The legislation would impose civil penalties of up to $1,100, or up to $5,000 for repeated or willful violations, for each misclassification or violation of the record-keeping or notice provisions. If a misclassification accompanies violations under the FLSA’s maximum hours or minimum wage requirements, a worker could recover double his or her liquidated damages.

The legislation would also require state unemployment insurance agencies to conduct auditing and investigative programs to detect employers that misclassify or fail to properly report compensation to workers with the effect of excluding employees from unemployment compensation coverage. Additionally, the legislation would require the DOL to target industries it determines to have frequent incidence of misclassifying workers for audits.

Secretary of Labor Hilda Solis issued a statement supporting the bill and affirming the DOL’s committing to targeting worker misclassification.

Status: H.R. 5107 was introduced by Rep. Woolsey (D-CA) on April 22, 2010, and referred to the House Committees on Education and Labor and Ways and Means.  S. 3254 was introduced by Sen. Brown (D-OH) on April 22, 2010 and was referred to the Committee on Health, Education, Labor, and Pensions.  Both the House and Senate introduced similar bills in the 110th Congress, but both bills failed to make it out of committee.


Proposed Rule Eliminates Government Contractor Reimbursement for Persuading Costs

A proposed rule published in the Federal Register on April 14, 2010 would no longer allow federal contractors to claim reimbursement from the government for costs incurred in persuading employees regarding union organizing and collective bargaining. The proposed rule was issued under Executive Order 13,494, Economy in Government Contracting, signed by President Obama on January 30, 2009. The order was intended to maximize government efficiency by cutting certain costs “not directly related to the contractors’ provisions of goods and services to the Government.” Costs of activities that were aimed at influencing employees and thus would no longer be reimbursable under the proposed rule include:  preparing and distributing materials, hiring or consulting legal counsel or consultants, holding meetings, including paying the salaries of those attending the meetings, and planning by managers, supervisors, or union representatives during work hours.

While the executive order disallows reimbursement to the employer for “activities undertaken to persuade employees” regarding their decision to form unions or engage in collective bargaining, the order allows reimbursements for costs “incurred in maintaining satisfactory relations between the contractor and its employees,” including the costs of labor-management committees and employee publications.


NPRM Published for the “Nondisplacement of Qualified Workers Under Service Contracts”

On March 19, 2010, the Department of Labor (DOL) published a notice of proposed rulemaking (NPRM) under Executive Order 13495, “Nondisplacement of Qualified Workers Under Service Contracts.” Once regulations take effect for this order, employees working on federal service contracts and subcontracts of $100,000 or more will generally be entitled to an offer of employment on the contract or subcontract if it is awarded to a successor and the work is to be performed in the same location. Existing employees of the original contractor, not including managers or supervisors, will be given a right of first refusal under the new contract. The deadline for submitting comments for this NPRM is May 18, 2010.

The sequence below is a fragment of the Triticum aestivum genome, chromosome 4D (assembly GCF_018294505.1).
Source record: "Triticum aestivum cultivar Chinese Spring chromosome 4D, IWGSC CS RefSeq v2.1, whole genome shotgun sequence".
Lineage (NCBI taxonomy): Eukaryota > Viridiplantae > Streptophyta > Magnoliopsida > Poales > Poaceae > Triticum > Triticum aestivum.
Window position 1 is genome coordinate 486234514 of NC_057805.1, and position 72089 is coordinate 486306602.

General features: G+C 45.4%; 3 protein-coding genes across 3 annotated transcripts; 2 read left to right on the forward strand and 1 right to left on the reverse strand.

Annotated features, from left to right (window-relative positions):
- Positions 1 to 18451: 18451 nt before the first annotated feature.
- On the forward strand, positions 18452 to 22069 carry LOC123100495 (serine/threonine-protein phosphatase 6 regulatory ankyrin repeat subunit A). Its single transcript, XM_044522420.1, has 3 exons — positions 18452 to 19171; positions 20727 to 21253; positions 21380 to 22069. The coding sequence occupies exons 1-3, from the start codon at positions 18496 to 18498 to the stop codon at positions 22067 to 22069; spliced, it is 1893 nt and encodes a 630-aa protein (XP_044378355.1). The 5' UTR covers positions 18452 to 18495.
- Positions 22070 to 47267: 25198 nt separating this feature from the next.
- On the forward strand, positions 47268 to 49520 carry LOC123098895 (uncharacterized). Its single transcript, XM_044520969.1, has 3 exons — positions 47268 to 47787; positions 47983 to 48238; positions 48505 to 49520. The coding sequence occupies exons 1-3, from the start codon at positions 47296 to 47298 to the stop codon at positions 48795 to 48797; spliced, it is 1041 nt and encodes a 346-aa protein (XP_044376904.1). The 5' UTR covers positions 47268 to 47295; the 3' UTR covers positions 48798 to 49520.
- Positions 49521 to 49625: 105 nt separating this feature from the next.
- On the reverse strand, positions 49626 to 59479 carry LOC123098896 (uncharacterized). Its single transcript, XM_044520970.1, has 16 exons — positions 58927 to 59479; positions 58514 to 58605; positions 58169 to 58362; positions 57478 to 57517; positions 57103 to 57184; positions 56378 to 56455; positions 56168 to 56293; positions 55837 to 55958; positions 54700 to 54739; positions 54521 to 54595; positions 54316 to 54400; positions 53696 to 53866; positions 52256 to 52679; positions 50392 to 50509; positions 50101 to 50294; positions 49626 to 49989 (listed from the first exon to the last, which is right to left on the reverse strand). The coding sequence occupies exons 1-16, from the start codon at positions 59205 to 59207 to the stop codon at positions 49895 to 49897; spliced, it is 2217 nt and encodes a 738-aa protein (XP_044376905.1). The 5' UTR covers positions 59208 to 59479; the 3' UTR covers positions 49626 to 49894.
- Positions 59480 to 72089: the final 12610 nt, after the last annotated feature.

Executive Order 13495 effectively revokes a Bush administration order and reinstates an order put in place by President Clinton, Executive Order 12933. While the Obama administration order tracks the Clinton order, it is broader in scope. For example, the NPRM covers all contracts above $100,000, instead of only covering contracts for the maintenance of public buildings. The Obama order also eliminates exemptions found in the Clinton order, including exemptions for the military, NASA, the Veterans Administration, and the Postal Service.

Other modifications to the Clinton order include definition of the terms managerial and supervisory employees, and a requirement that contractors include in their subcontracts a term requiring the subcontractor to agree with the nondisplacement provisions. While subcontractors below the $100,000 threshold are excluded from the order, if a contractor above the threshold discontinues the services of a subcontractor, it would have to offer the right of refusal to the subcontractor’s employees.


Senate HELP Committee Holds Hearing on Pay Equity

On March 11, the Senate Committee on Health Education Labor and Pensions (”HELP”) convened a hearing on the problem of gender pay inequity entitled, “A Fair Share for All: Pay Equity in the New American Workplace.”In his opening remarks, Senator Tom Harkin (D-Iowa), Chairman of the Committee, noted that despite passage of the Equal Pay Act in 1963 women today make only 77 cents for every dollar a man makes. Sen. Harkin characterized pay inequity as “not just a women’s issue, but a family issue” and expressed strong support for the Paycheck Fairness Act introduced by Senators Christopher Dodd (D-Connecticut) and Barbara Mikulski (D-Maryland), which was passed overwhelming by the House in January. Harkin said the legislation would provide the same pay for equivalent jobs, require employers to disclose pay scales and job descriptions, and give women more information to enable to negotiate better deals for themselves.

Ranking Member Michael Enzi (R-Wyoming) expressed his concern that the Paycheck Fairness Act would subject employers to more litigation, particular large class actions. He also criticized the bill for adding more “burdensome government reporting requirements,” and argued that improved job training nationwide and an improved economy would resolve many pay inequity issues. Sen. Dodd rejected criticism about the possibility for increased litigation and argued that the legislation would simply ensure women get the pay that they deserve.